The director himself belongs to such a heterogeneous collectivity, whose testimonies are interwoven, in the film, with archival footage depicting the Salazarist regime’s parades, military operations and the locations involved in the conflicts, even if they are far from each other. The archival footage - taken from Simões’ first documentary film, Deus, Pátria, Autoridade (1976), and from Le Saut (1967), by Christian de Chalonge - helps to create a common place for the testimonies, a space where, in the pace of an uneven montage, their differences are held together by the thread of collective memory. Indeed, the film shows that the memory of war is also the memory of those who refuse it, of those who challenge its necessity, of those who question its legitimacy. The film dedicates a conventional documentary approach to this minor memory of war, while remaining stylistically open to invention.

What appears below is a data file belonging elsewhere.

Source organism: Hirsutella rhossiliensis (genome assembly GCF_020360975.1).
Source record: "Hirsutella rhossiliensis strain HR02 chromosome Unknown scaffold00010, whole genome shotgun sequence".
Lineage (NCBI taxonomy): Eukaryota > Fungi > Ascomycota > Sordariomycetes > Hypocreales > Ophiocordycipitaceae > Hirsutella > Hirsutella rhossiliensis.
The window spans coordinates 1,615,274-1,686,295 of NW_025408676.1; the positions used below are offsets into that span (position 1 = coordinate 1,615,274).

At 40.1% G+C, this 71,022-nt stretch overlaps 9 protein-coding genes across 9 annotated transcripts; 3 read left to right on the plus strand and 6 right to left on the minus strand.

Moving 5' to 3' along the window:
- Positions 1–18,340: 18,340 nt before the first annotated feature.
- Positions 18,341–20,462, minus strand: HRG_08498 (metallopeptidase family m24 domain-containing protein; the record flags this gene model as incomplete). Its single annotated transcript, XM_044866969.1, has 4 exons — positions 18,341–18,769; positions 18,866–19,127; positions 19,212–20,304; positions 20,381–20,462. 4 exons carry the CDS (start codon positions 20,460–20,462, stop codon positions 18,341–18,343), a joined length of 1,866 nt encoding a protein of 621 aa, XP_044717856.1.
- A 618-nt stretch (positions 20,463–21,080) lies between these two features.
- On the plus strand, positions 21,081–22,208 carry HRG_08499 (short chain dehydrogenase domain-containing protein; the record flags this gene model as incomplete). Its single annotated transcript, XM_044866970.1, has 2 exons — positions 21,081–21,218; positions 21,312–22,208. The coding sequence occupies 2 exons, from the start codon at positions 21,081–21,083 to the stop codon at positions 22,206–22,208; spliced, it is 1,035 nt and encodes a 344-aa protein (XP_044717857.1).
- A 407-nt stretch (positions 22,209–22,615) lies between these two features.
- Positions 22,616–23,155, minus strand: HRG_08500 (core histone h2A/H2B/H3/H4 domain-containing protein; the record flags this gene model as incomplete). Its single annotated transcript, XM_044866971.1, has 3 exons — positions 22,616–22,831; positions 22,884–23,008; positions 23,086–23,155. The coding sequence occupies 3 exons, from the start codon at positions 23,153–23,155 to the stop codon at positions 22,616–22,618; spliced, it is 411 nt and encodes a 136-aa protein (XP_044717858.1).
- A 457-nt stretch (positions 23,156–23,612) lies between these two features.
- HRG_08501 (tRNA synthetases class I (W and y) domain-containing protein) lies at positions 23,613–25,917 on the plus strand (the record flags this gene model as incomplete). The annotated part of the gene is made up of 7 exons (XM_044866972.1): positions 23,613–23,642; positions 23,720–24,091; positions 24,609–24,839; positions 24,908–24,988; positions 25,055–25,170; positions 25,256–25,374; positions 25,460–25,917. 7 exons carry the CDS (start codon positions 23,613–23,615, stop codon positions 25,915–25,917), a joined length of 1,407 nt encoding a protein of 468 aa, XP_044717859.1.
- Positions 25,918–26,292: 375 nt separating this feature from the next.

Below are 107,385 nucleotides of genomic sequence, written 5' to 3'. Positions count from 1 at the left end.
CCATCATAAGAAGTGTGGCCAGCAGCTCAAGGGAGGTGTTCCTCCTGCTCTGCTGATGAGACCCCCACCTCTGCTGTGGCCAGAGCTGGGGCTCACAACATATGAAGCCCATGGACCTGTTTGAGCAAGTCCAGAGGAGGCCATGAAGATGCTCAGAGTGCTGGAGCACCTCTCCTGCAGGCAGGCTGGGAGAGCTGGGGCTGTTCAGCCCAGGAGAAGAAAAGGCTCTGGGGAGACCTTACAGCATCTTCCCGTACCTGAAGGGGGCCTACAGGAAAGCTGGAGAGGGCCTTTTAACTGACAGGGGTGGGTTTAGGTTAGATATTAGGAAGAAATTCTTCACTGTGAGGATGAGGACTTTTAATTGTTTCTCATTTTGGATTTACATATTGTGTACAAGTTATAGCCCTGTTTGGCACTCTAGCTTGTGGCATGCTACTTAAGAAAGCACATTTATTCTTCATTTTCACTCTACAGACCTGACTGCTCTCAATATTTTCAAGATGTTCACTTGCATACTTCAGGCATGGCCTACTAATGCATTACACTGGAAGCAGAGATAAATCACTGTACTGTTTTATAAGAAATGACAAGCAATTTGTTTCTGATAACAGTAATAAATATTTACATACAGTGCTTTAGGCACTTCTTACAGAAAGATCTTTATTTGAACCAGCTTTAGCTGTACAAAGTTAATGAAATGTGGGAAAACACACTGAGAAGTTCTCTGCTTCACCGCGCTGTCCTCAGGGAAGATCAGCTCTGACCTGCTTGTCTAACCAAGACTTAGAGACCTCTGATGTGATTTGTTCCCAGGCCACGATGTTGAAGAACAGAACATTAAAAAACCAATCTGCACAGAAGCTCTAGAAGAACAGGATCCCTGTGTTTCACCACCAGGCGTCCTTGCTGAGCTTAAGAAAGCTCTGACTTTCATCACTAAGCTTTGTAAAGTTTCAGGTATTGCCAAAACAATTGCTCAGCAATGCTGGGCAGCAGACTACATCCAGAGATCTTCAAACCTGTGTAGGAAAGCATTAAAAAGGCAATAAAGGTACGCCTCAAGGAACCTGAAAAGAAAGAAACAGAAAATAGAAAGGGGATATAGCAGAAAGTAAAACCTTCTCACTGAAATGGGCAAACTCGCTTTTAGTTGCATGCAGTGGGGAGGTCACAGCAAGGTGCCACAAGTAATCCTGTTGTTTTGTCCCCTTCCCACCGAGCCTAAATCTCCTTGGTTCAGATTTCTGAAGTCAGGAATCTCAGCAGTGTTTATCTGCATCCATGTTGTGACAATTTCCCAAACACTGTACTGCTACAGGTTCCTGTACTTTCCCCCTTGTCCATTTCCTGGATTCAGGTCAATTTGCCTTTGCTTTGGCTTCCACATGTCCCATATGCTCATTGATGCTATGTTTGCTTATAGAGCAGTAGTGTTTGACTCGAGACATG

One of the most striking features of War or peace’s style is its subtle use of what may be considered a characteristically experimental procedure: the distortion of sound elements. For conveying the destructive nature of war and the idea that the Portuguese fascist regime’s claim to African territories is untenable, Simões distorts the often repeated colonial slogan “Angola é nossa!” (“Angola is ours!”). While dominant fictional conventions of film narrative style include the use of visual and sound distortions to represent subjective conditions, like a character’s altered state of mind, the use of such expressive resource for conveying ideas remains scarce, at most, in documentary filmmaking. War or peace puts distortion to work as a conceptual device, whose meaning supplements the film’s more conventional staging of the testimonies as interviews.